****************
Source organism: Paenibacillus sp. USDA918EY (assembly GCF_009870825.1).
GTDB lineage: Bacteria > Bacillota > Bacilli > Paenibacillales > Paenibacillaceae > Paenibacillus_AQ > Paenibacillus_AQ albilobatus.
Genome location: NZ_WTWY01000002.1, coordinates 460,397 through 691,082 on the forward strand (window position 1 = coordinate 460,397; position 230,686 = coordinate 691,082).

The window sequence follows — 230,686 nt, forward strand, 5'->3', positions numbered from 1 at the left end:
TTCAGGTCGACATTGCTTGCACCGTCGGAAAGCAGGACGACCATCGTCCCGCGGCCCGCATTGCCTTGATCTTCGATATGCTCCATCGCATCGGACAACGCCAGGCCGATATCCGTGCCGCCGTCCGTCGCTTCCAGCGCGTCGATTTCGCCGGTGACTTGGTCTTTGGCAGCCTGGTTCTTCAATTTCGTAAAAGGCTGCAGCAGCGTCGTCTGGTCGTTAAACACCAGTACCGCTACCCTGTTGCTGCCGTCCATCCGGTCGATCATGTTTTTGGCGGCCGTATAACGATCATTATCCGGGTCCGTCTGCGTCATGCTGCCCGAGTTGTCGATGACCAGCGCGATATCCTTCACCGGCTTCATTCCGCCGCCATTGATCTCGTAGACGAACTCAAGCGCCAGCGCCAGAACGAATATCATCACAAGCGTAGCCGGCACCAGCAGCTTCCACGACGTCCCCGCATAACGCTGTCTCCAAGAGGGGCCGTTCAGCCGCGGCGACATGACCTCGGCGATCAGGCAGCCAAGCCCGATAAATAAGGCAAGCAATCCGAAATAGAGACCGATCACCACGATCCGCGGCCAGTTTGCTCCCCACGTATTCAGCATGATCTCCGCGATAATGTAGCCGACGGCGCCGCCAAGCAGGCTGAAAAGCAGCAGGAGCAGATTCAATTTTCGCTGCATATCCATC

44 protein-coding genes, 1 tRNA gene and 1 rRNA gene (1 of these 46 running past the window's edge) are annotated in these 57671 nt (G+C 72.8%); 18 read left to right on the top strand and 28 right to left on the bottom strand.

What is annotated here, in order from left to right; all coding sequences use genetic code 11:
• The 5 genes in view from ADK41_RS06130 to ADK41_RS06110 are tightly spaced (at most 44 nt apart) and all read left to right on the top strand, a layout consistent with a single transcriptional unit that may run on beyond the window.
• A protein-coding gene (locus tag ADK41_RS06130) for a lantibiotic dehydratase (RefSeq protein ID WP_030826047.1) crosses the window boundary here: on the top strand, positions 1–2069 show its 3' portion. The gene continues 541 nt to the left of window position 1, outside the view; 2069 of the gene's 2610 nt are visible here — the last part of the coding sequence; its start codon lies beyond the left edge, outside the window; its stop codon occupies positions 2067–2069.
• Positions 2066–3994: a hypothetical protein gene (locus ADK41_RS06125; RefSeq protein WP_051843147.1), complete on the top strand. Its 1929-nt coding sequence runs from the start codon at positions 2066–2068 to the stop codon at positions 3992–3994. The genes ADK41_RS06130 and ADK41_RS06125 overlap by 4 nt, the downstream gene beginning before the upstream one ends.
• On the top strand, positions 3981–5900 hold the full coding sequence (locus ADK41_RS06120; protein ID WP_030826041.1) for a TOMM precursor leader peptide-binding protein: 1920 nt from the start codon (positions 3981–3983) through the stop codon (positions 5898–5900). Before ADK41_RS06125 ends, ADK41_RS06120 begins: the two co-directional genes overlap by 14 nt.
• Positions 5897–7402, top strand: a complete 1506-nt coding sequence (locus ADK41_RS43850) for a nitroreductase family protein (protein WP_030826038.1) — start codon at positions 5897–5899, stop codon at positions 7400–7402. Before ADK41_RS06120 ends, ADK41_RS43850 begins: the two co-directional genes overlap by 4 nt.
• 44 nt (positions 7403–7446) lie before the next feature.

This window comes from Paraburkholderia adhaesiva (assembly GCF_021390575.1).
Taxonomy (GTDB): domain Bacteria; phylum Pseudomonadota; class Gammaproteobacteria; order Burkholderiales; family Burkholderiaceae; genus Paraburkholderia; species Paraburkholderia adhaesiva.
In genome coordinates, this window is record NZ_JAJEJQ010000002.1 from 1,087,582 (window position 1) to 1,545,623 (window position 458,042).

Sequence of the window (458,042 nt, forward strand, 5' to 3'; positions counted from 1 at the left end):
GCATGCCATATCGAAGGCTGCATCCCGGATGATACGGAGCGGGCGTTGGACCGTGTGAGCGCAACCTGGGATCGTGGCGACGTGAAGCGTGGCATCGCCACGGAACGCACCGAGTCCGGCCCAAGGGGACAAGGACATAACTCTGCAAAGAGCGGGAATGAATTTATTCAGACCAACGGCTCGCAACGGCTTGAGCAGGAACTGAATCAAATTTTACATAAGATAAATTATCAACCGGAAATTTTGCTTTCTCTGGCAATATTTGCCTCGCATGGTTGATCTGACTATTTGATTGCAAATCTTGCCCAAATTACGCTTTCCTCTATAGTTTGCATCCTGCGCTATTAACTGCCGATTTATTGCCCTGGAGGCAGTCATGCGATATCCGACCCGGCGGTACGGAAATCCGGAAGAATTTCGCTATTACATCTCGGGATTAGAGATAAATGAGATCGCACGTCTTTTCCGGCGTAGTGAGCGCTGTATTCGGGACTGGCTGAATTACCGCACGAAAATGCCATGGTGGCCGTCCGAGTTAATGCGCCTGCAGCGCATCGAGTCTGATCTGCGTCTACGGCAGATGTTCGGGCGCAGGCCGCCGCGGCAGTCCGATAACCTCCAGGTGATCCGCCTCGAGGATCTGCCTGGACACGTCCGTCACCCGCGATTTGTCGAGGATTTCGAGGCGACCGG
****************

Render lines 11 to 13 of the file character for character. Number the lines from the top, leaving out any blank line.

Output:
• On the top strand, positions 3981–5900 hold the full coding sequence (locus ADK41_RS06120; protein ID WP_030826041.1) for a TOMM precursor leader peptide-binding protein: 1920 nt from the start codon (positions 3981–3983) through the stop codon (positions 5898–5900). Before ADK41_RS06125 ends, ADK41_RS06120 begins: the two co-directional genes overlap by 14 nt.
• Positions 5897–7402, top strand: a complete 1506-nt coding sequence (locus ADK41_RS43850) for a nitroreductase family protein (protein WP_030826038.1) — start codon at positions 5897–5899, stop codon at positions 7400–7402. Before ADK41_RS06120 ends, ADK41_RS43850 begins: the two co-directional genes overlap by 4 nt.
• 44 nt (positions 7403–7446) lie before the next feature.